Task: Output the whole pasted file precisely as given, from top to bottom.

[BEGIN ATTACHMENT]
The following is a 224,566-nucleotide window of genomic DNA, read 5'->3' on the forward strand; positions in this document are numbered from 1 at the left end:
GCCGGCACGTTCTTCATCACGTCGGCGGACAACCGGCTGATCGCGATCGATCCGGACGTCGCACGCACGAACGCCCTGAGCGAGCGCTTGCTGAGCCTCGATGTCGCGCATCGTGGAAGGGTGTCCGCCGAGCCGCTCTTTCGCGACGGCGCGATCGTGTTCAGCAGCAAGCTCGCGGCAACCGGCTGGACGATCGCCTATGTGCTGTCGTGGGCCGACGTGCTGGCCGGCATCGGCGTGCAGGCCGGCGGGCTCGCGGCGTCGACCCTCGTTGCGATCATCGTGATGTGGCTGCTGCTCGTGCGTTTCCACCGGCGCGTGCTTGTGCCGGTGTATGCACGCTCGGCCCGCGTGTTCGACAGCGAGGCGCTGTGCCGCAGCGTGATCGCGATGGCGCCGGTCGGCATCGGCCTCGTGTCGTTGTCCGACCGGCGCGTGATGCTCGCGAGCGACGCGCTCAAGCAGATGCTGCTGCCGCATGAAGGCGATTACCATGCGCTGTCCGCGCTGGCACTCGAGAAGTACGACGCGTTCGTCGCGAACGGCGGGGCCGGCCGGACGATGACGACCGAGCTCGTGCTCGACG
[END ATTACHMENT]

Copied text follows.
The following is a 224,566-nucleotide window of genomic DNA, read 5'->3' on the forward strand; positions in this document are numbered from 1 at the left end:
GCCGGCACGTTCTTCATCACGTCGGCGGACAACCGGCTGATCGCGATCGATCCGGACGTCGCACGCACGAACGCCCTGAGCGAGCGCTTGCTGAGCCTCGATGTCGCGCATCGTGGAAGGGTGTCCGCCGAGCCGCTCTTTCGCGACGGCGCGATCGTGTTCAGCAGCAAGCTCGCGGCAACCGGCTGGACGATCGCCTATGTGCTGTCGTGGGCCGACGTGCTGGCCGGCATCGGCGTGCAGGCCGGCGGGCTCGCGGCGTCGACCCTCGTTGCGATCATCGTGATGTGGCTGCTGCTCGTGCGTTTCCACCGGCGCGTGCTTGTGCCGGTGTATGCACGCTCGGCCCGCGTGTTCGACAGCGAGGCGCTGTGCCGCAGCGTGATCGCGATGGCGCCGGTCGGCATCGGCCTCGTGTCGTTGTCCGACCGGCGCGTGATGCTCGCGAGCGACGCGCTCAAGCAGATGCTGCTGCCGCATGAAGGCGATTACCATGCGCTGTCCGCGCTGGCACTCGAGAAGTACGACGCGTTCGTCGCGAACGGCGGGGCCGGCCGGACGATGACGACCGAGCTCGTGCTCGACG